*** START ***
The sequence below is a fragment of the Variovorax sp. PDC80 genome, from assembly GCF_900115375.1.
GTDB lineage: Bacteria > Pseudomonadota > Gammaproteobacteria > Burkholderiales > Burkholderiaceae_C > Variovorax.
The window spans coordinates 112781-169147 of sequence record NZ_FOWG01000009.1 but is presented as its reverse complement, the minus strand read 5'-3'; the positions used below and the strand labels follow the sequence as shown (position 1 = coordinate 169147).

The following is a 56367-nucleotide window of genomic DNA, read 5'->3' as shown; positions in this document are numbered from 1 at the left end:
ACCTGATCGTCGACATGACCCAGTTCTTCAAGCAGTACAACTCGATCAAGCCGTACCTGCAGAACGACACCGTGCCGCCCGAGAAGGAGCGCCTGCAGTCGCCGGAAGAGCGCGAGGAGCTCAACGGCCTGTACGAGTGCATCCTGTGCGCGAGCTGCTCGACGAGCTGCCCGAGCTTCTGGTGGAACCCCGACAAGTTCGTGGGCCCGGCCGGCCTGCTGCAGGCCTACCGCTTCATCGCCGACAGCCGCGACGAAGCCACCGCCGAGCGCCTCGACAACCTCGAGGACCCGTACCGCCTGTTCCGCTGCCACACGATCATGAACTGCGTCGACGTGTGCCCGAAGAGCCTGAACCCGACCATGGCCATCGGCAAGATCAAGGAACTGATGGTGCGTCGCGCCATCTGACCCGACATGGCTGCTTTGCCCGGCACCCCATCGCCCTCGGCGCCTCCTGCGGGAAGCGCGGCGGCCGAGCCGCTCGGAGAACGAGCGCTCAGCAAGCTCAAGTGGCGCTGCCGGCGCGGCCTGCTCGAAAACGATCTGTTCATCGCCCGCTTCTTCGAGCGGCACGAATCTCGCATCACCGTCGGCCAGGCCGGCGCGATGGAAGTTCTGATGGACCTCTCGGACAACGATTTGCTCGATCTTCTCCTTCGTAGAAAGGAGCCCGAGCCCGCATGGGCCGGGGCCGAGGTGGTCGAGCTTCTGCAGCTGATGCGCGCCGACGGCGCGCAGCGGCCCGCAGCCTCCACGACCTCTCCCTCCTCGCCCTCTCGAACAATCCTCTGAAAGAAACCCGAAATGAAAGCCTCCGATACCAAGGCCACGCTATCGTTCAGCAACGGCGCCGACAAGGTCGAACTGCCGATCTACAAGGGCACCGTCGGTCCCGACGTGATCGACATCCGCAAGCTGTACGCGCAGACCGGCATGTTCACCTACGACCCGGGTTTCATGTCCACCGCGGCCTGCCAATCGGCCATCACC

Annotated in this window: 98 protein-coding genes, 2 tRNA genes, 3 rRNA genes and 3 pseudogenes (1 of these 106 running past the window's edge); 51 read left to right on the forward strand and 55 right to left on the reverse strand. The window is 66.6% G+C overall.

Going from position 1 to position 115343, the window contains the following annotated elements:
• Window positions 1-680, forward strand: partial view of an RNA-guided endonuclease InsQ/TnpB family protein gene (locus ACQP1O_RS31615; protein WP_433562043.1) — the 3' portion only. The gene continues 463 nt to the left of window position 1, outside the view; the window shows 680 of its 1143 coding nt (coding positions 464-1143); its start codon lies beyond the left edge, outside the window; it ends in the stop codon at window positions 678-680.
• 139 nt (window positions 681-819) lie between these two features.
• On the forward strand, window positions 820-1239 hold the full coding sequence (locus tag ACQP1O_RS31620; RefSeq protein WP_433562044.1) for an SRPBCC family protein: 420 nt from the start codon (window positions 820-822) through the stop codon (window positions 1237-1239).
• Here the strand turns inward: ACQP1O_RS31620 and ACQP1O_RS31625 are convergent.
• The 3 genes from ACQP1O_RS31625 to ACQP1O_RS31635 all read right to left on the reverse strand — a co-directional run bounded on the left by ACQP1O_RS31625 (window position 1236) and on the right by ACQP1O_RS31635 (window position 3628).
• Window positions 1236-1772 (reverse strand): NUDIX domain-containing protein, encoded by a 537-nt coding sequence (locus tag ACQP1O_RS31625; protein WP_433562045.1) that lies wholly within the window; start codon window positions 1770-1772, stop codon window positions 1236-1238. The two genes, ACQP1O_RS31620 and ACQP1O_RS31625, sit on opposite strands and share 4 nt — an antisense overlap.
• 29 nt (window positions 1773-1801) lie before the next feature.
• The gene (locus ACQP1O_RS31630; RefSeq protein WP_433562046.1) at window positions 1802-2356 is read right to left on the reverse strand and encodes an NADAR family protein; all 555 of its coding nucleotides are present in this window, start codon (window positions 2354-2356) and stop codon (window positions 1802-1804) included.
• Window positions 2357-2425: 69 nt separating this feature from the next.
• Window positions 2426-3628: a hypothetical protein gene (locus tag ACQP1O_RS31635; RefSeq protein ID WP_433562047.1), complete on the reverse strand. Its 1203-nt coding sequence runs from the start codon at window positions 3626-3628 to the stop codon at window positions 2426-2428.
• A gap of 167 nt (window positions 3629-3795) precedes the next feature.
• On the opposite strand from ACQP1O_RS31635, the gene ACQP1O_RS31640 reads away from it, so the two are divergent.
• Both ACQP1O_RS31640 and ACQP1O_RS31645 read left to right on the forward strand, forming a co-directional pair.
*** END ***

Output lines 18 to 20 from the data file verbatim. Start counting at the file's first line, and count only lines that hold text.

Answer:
• A gap of 167 nt (window positions 3629-3795) precedes the next feature.
• On the opposite strand from ACQP1O_RS31635, the gene ACQP1O_RS31640 reads away from it, so the two are divergent.
• Both ACQP1O_RS31640 and ACQP1O_RS31645 read left to right on the forward strand, forming a co-directional pair.